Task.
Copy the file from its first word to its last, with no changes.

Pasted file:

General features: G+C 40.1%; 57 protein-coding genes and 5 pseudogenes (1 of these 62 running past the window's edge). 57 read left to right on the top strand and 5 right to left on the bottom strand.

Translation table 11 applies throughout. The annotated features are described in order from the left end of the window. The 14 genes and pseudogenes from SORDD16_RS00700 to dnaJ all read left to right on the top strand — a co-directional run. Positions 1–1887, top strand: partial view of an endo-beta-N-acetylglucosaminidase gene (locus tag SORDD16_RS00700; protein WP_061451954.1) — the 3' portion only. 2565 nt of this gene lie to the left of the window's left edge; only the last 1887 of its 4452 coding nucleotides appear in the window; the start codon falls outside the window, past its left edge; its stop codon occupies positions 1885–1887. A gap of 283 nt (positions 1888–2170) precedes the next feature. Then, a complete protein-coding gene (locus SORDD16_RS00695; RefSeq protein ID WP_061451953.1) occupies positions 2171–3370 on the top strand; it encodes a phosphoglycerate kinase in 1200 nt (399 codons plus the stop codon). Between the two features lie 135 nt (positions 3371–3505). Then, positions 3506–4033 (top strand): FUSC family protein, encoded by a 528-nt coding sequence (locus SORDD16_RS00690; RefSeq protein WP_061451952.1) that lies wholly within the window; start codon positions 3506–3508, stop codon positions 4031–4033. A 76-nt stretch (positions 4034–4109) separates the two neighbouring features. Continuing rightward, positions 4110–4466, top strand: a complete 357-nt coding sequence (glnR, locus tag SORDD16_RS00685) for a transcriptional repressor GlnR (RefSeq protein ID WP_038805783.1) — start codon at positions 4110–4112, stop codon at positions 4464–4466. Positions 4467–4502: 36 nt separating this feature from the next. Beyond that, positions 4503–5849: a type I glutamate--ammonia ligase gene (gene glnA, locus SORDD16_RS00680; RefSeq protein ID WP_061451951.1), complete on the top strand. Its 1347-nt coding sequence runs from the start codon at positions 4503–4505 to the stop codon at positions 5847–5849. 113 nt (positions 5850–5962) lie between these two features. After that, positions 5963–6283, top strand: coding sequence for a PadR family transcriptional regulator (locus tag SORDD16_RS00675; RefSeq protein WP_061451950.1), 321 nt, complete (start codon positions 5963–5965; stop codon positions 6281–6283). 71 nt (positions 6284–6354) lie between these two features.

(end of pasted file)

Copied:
General features: G+C 40.1%; 57 protein-coding genes and 5 pseudogenes (1 of these 62 running past the window's edge). 57 read left to right on the top strand and 5 right to left on the bottom strand.

Translation table 11 applies throughout. The annotated features are described in order from the left end of the window. The 14 genes and pseudogenes from SORDD16_RS00700 to dnaJ all read left to right on the top strand — a co-directional run. Positions 1–1887, top strand: partial view of an endo-beta-N-acetylglucosaminidase gene (locus tag SORDD16_RS00700; protein WP_061451954.1) — the 3' portion only. 2565 nt of this gene lie to the left of the window's left edge; only the last 1887 of its 4452 coding nucleotides appear in the window; the start codon falls outside the window, past its left edge; its stop codon occupies positions 1885–1887. A gap of 283 nt (positions 1888–2170) precedes the next feature. Then, a complete protein-coding gene (locus SORDD16_RS00695; RefSeq protein ID WP_061451953.1) occupies positions 2171–3370 on the top strand; it encodes a phosphoglycerate kinase in 1200 nt (399 codons plus the stop codon). Between the two features lie 135 nt (positions 3371–3505). Then, positions 3506–4033 (top strand): FUSC family protein, encoded by a 528-nt coding sequence (locus SORDD16_RS00690; RefSeq protein WP_061451952.1) that lies wholly within the window; start codon positions 3506–3508, stop codon positions 4031–4033. A 76-nt stretch (positions 4034–4109) separates the two neighbouring features. Continuing rightward, positions 4110–4466, top strand: a complete 357-nt coding sequence (glnR, locus tag SORDD16_RS00685) for a transcriptional repressor GlnR (RefSeq protein ID WP_038805783.1) — start codon at positions 4110–4112, stop codon at positions 4464–4466. Positions 4467–4502: 36 nt separating this feature from the next. Beyond that, positions 4503–5849: a type I glutamate--ammonia ligase gene (gene glnA, locus SORDD16_RS00680; RefSeq protein ID WP_061451951.1), complete on the top strand. Its 1347-nt coding sequence runs from the start codon at positions 4503–4505 to the stop codon at positions 5847–5849. 113 nt (positions 5850–5962) lie between these two features. After that, positions 5963–6283, top strand: coding sequence for a PadR family transcriptional regulator (locus tag SORDD16_RS00675; RefSeq protein WP_061451950.1), 321 nt, complete (start codon positions 5963–5965; stop codon positions 6281–6283). 71 nt (positions 6284–6354) lie between these two features.